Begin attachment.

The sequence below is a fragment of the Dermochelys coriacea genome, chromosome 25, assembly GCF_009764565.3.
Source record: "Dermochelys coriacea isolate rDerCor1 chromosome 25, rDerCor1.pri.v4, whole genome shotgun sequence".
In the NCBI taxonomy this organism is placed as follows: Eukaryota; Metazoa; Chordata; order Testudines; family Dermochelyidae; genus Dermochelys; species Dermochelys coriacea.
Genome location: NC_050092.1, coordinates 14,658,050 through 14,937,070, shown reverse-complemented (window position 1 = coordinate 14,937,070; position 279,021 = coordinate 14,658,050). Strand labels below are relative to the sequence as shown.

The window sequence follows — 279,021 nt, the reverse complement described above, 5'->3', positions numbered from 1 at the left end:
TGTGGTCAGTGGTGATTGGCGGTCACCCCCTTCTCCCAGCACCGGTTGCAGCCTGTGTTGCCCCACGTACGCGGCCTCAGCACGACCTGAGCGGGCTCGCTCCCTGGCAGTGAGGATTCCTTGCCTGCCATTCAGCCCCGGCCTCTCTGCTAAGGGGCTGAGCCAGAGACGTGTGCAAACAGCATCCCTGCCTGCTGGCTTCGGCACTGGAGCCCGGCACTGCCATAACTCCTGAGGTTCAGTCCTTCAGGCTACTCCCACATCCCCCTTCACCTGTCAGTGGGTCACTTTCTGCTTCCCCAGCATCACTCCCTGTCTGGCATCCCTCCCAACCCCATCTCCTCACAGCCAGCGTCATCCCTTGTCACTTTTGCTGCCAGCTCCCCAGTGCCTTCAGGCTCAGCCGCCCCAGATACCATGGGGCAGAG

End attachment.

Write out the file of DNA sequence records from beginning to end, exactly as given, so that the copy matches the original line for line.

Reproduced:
The sequence below is a fragment of the Dermochelys coriacea genome, chromosome 25, assembly GCF_009764565.3.
Source record: "Dermochelys coriacea isolate rDerCor1 chromosome 25, rDerCor1.pri.v4, whole genome shotgun sequence".
In the NCBI taxonomy this organism is placed as follows: Eukaryota; Metazoa; Chordata; order Testudines; family Dermochelyidae; genus Dermochelys; species Dermochelys coriacea.
Genome location: NC_050092.1, coordinates 14,658,050 through 14,937,070, shown reverse-complemented (window position 1 = coordinate 14,937,070; position 279,021 = coordinate 14,658,050). Strand labels below are relative to the sequence as shown.

The window sequence follows — 279,021 nt, the reverse complement described above, 5'->3', positions numbered from 1 at the left end:
TGTGGTCAGTGGTGATTGGCGGTCACCCCCTTCTCCCAGCACCGGTTGCAGCCTGTGTTGCCCCACGTACGCGGCCTCAGCACGACCTGAGCGGGCTCGCTCCCTGGCAGTGAGGATTCCTTGCCTGCCATTCAGCCCCGGCCTCTCTGCTAAGGGGCTGAGCCAGAGACGTGTGCAAACAGCATCCCTGCCTGCTGGCTTCGGCACTGGAGCCCGGCACTGCCATAACTCCTGAGGTTCAGTCCTTCAGGCTACTCCCACATCCCCCTTCACCTGTCAGTGGGTCACTTTCTGCTTCCCCAGCATCACTCCCTGTCTGGCATCCCTCCCAACCCCATCTCCTCACAGCCAGCGTCATCCCTTGTCACTTTTGCTGCCAGCTCCCCAGTGCCTTCAGGCTCAGCCGCCCCAGATACCATGGGGCAGAG